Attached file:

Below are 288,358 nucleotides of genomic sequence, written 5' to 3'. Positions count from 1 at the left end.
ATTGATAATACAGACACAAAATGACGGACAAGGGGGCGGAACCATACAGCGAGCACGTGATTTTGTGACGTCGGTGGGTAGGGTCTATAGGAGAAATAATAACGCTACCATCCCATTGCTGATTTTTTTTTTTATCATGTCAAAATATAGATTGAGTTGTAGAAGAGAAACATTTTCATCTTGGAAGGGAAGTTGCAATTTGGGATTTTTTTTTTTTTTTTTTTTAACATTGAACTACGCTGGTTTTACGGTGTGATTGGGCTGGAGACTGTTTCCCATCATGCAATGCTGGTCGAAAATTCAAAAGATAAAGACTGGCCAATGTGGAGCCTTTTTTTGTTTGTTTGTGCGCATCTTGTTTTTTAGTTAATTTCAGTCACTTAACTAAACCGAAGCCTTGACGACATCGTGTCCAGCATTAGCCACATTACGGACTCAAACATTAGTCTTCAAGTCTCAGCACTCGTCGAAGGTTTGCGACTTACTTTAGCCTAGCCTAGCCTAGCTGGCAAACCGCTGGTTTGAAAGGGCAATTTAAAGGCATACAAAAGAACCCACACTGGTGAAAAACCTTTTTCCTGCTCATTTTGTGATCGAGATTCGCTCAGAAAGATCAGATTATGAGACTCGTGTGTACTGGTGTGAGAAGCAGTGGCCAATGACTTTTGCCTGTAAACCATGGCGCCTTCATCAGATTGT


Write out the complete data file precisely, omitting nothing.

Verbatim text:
Below are 288,358 nucleotides of genomic sequence, written 5' to 3'. Positions count from 1 at the left end.
ATTGATAATACAGACACAAAATGACGGACAAGGGGGCGGAACCATACAGCGAGCACGTGATTTTGTGACGTCGGTGGGTAGGGTCTATAGGAGAAATAATAACGCTACCATCCCATTGCTGATTTTTTTTTTTATCATGTCAAAATATAGATTGAGTTGTAGAAGAGAAACATTTTCATCTTGGAAGGGAAGTTGCAATTTGGGATTTTTTTTTTTTTTTTTTTTAACATTGAACTACGCTGGTTTTACGGTGTGATTGGGCTGGAGACTGTTTCCCATCATGCAATGCTGGTCGAAAATTCAAAAGATAAAGACTGGCCAATGTGGAGCCTTTTTTTGTTTGTTTGTGCGCATCTTGTTTTTTAGTTAATTTCAGTCACTTAACTAAACCGAAGCCTTGACGACATCGTGTCCAGCATTAGCCACATTACGGACTCAAACATTAGTCTTCAAGTCTCAGCACTCGTCGAAGGTTTGCGACTTACTTTAGCCTAGCCTAGCCTAGCTGGCAAACCGCTGGTTTGAAAGGGCAATTTAAAGGCATACAAAAGAACCCACACTGGTGAAAAACCTTTTTCCTGCTCATTTTGTGATCGAGATTCGCTCAGAAAGATCAGATTATGAGACTCGTGTGTACTGGTGTGAGAAGCAGTGGCCAATGACTTTTGCCTGTAAACCATGGCGCCTTCATCAGATTGT